Michael Dell's headaches continue over taking the firm he founded as major shareholder private and main nemesis Carl Icahn launches a lawsuit to stop him in his tracks.
The suit filed by Icahn and associates in the state of Delaware will, according to an article in the Telegraph online, lay out a series of stumbling blocks to moves that could improve Dell's chances of fulfilling his plans.
It seeks to prevent a change in the date by which Dell shares must have been bought to qualify to vote, and to prevent anyone who bought their shares after 5 February this year being able to vote.
The suit also accuses the Dell board of directors of breaching fiduciary duties.
Shareholders are meeting for a third time today to vote on Dell's proposed buyout, but the founder has already vowed to stay on if his bid fails.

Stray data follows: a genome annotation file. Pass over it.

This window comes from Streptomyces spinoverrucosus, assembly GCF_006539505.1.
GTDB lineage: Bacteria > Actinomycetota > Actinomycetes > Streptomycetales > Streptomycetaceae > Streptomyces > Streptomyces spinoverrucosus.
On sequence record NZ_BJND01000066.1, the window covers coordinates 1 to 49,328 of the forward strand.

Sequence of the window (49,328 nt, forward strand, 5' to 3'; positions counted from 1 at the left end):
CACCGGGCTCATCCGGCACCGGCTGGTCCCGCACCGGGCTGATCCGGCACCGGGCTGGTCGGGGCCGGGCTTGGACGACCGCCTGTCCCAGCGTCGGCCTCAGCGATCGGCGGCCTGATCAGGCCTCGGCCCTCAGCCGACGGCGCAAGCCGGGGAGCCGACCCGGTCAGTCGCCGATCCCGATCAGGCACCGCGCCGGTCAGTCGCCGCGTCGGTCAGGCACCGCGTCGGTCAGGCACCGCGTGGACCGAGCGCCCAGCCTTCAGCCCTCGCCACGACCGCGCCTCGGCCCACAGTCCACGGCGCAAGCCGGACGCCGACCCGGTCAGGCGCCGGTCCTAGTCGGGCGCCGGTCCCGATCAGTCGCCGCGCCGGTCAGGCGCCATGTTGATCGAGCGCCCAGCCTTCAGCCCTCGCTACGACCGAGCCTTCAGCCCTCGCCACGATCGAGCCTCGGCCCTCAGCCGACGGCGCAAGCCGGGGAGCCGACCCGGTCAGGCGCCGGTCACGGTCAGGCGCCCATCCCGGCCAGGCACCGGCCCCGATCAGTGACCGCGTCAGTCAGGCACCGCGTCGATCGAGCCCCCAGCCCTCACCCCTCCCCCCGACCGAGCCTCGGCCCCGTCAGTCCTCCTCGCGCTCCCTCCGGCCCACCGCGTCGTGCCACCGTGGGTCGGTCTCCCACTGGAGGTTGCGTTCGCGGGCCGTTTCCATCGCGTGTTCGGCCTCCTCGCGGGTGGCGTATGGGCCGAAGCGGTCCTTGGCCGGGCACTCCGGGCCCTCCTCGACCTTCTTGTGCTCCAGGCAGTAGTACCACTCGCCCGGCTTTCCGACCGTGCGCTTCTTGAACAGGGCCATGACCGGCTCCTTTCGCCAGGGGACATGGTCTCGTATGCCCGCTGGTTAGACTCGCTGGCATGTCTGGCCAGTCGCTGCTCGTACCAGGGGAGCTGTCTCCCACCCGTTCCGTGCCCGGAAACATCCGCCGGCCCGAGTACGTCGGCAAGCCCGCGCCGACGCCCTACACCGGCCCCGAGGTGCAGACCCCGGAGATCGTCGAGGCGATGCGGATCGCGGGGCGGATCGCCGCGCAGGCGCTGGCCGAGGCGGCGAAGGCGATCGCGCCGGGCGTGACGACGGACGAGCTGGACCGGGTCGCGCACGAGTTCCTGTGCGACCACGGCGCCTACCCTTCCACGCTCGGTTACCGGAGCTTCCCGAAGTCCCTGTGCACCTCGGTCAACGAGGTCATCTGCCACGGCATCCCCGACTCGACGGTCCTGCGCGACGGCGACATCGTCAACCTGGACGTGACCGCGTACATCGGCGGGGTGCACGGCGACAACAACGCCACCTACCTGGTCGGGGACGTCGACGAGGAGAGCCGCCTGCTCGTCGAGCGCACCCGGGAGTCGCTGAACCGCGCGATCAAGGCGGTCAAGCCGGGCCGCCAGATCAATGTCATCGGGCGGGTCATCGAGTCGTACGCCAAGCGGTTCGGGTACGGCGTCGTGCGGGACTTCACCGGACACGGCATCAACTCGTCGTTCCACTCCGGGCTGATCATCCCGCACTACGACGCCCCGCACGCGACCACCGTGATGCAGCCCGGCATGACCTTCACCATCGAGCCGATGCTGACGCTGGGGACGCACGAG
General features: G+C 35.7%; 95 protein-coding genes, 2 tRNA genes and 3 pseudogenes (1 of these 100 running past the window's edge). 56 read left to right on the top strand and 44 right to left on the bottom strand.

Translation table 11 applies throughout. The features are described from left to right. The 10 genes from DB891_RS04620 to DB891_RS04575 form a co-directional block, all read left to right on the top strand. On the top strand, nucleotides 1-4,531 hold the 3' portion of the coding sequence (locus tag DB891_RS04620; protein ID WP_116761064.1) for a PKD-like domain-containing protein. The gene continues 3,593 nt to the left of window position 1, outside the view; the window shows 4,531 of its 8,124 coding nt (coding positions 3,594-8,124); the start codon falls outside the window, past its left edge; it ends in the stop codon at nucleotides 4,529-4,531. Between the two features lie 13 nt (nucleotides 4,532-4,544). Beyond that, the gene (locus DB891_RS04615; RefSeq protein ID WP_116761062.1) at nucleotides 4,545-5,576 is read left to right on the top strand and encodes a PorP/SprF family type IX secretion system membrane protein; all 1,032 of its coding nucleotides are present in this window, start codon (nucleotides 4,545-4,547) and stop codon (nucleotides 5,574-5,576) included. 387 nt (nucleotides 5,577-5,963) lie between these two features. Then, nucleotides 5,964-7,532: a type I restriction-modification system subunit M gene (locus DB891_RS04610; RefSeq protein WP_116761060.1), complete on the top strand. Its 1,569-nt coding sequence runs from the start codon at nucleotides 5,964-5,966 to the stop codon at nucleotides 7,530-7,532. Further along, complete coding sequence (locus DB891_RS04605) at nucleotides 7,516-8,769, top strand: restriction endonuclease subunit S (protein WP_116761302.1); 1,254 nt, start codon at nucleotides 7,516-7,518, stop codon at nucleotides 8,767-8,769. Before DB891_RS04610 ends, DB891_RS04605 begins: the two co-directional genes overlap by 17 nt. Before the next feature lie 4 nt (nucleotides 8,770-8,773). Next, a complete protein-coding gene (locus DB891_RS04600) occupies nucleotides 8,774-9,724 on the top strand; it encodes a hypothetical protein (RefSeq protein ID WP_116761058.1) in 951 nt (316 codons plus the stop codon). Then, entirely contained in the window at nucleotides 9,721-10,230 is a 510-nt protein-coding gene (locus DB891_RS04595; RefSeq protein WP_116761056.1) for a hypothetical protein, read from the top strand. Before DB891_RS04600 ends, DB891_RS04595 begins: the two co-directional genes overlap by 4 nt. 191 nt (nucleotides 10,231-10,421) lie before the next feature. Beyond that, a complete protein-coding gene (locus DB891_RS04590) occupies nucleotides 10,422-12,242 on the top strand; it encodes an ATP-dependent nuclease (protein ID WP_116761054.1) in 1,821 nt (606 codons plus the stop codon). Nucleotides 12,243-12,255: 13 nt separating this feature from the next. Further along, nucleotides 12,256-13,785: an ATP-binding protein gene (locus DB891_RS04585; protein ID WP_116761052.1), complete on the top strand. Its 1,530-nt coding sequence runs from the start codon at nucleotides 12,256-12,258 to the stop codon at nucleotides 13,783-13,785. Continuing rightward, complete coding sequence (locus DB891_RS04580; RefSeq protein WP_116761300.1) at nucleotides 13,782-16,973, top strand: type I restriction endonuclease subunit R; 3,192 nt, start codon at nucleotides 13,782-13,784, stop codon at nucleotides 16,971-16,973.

He said earlier this week: "If the deal does not go through, I plan to stay and continue to do my best to make the company successful. I will not support the kind of recapitalisation and sale of assets some shareholders are suggesting.
"Given where we are today, I believe the challenges we would face as a public company, including a potential proxy fight, would be significant. But I am ready to fight and I am committed to doing what I believe is right for the company."
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